AGPMPN bemoans paltry allocation to health

on   /   in Health 12:10 am   /   Comments

By CHIOMA OBINNA

Lagos State chapter of the  Association of General Private Medical Practitioners of Nigeria, AGPMPN has bemoaned the current 6.04 per cent allocation to Health in the 2013 Budget, arguing that it is far from the World Health Organisation, WHO, standard.

Meanwhile, the Association has thrown its weight behind the  Lagos state’s government’s programmes to ensure zero infant and maternal morbidity and mortality.

In a media chat, the Chairman, Dr. Adeyeye Jimmy Arigbabuwo, expressed worry that with such allocation, attainment of MDGs 4 and 5 will be a mirage, and called on Federal Government to urgently increase the budgetary allocation to the health sector.

Citing Ghana, which presently has 8 per cent budgetary allocation to health, Arigbabuwo said Nigeria, can still do better, especially in view of the country’s unacceptable high maternal/infant mortality ratios.  “We are more interested in the horizontal and vertical rational distribution and allocation with emphasis on primary care, especially the level at which secondary and tertiary complications are prevented.”

Commending the Lagos State Government on its newly launched Maternal and Child Mortality Reduction Programme, the Chairman who pledged the association’s support, said it would partner with the government in the distribution of the Mother and Child Booklets free of charge, adding, that they would actively participate in all steps that would reduce morbidity and mortality in the state.”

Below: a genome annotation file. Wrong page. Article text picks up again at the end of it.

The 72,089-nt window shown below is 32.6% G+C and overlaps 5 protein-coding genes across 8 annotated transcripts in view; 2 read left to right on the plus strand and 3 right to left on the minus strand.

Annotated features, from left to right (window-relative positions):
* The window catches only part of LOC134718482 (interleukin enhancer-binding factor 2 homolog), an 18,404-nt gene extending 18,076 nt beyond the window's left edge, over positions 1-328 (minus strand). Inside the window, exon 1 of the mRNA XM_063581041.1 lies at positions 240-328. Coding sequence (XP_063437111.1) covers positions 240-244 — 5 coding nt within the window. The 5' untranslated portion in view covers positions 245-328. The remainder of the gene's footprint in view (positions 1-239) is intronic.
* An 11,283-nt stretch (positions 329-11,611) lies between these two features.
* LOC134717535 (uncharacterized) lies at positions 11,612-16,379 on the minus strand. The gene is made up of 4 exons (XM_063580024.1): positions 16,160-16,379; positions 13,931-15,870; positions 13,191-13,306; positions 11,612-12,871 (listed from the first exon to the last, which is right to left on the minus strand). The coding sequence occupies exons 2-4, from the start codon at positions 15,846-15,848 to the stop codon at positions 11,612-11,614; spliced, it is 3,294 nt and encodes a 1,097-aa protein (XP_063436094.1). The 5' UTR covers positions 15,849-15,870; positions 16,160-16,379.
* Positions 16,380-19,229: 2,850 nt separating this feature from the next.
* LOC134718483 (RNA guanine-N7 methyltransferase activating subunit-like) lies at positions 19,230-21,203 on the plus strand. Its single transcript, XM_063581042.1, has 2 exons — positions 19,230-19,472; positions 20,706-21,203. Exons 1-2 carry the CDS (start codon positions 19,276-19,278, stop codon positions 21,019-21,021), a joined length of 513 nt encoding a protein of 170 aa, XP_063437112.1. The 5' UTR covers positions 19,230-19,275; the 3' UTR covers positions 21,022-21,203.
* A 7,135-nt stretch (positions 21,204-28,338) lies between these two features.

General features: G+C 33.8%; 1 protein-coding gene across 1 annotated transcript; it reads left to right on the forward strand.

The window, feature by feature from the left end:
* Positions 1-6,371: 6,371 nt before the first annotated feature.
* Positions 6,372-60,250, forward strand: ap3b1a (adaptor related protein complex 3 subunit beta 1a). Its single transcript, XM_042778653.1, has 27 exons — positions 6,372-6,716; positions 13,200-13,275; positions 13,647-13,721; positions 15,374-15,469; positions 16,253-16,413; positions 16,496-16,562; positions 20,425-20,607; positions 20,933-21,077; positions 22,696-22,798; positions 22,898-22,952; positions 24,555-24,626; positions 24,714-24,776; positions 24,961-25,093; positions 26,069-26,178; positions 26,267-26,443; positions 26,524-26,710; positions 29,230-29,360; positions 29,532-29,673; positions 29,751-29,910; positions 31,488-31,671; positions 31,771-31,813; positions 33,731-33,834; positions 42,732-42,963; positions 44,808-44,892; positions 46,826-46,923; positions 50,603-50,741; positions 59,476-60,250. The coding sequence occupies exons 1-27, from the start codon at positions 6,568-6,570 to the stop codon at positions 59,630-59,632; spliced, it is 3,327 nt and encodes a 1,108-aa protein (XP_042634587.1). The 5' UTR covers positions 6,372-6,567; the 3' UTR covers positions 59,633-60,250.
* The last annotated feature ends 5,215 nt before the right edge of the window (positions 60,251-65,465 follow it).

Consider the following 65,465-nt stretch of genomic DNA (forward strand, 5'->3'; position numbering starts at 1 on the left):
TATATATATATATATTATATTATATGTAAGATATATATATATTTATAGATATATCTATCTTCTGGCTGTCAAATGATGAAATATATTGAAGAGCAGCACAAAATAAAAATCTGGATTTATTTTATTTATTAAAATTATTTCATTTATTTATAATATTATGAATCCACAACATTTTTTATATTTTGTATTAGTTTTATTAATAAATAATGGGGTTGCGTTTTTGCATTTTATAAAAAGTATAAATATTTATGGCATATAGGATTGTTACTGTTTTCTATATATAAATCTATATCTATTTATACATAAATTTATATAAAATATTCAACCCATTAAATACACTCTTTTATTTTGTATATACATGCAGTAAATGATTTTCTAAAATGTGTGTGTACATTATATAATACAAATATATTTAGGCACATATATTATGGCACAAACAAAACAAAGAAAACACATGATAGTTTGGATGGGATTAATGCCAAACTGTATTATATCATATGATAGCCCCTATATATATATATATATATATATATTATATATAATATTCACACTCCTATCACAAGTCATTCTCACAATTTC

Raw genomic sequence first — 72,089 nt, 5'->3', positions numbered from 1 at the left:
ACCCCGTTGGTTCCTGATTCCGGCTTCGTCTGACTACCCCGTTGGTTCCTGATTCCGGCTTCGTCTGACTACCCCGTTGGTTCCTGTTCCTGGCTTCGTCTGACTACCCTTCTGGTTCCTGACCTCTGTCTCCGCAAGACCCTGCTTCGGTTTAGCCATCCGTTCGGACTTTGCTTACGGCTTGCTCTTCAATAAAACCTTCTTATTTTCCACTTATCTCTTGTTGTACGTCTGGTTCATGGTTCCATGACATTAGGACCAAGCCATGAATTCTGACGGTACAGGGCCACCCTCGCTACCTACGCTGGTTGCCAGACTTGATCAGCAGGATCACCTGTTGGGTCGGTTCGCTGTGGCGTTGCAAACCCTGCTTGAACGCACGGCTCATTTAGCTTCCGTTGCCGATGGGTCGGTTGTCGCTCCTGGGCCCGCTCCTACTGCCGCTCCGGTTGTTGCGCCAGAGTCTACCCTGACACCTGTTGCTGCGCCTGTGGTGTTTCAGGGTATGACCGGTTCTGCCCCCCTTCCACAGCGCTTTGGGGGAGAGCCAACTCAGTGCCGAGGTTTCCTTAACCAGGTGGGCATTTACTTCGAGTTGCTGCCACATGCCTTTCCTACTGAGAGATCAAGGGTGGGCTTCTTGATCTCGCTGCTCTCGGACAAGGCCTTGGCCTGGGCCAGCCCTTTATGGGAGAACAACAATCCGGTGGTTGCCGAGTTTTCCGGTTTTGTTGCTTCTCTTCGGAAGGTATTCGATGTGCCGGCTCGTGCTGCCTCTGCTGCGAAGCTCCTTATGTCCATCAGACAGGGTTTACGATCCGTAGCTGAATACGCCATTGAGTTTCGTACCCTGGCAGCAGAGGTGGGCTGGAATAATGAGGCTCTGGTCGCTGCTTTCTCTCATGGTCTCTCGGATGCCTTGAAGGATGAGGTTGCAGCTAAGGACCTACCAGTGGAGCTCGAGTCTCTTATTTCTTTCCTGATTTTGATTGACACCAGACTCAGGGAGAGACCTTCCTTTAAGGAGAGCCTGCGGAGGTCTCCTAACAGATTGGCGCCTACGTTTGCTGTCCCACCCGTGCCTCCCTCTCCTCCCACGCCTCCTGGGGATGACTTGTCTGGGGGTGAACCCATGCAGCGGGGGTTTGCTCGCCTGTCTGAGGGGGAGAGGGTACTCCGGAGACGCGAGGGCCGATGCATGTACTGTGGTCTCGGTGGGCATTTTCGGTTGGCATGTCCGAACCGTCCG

He noted that the programme would guarantee the Millennium Development Goals, MDGs, 4&5, aimed at reducing child mortality rate by two-thirds and three quarters of the maternal mortality ratio as well as achieve universal access to reproductive health by 2015.

The 2nd Vice Chairman, Dr. Gani Salaudeen, said all over the world, medical doctors only have the right to prescribe drugs because of their training and skill, but presently in Nigeria, laboratory scientists, pharmacists, traditional herbalists, among others prescribe drugs with severe consequences.

“This is in contrast with what is obtainable in the United State, US, and the United Kingdom, UK, where except for over-the-counter, OTC drugs, no pharmacy or drug store would sell drugs without prescription,” Salaudeen added.

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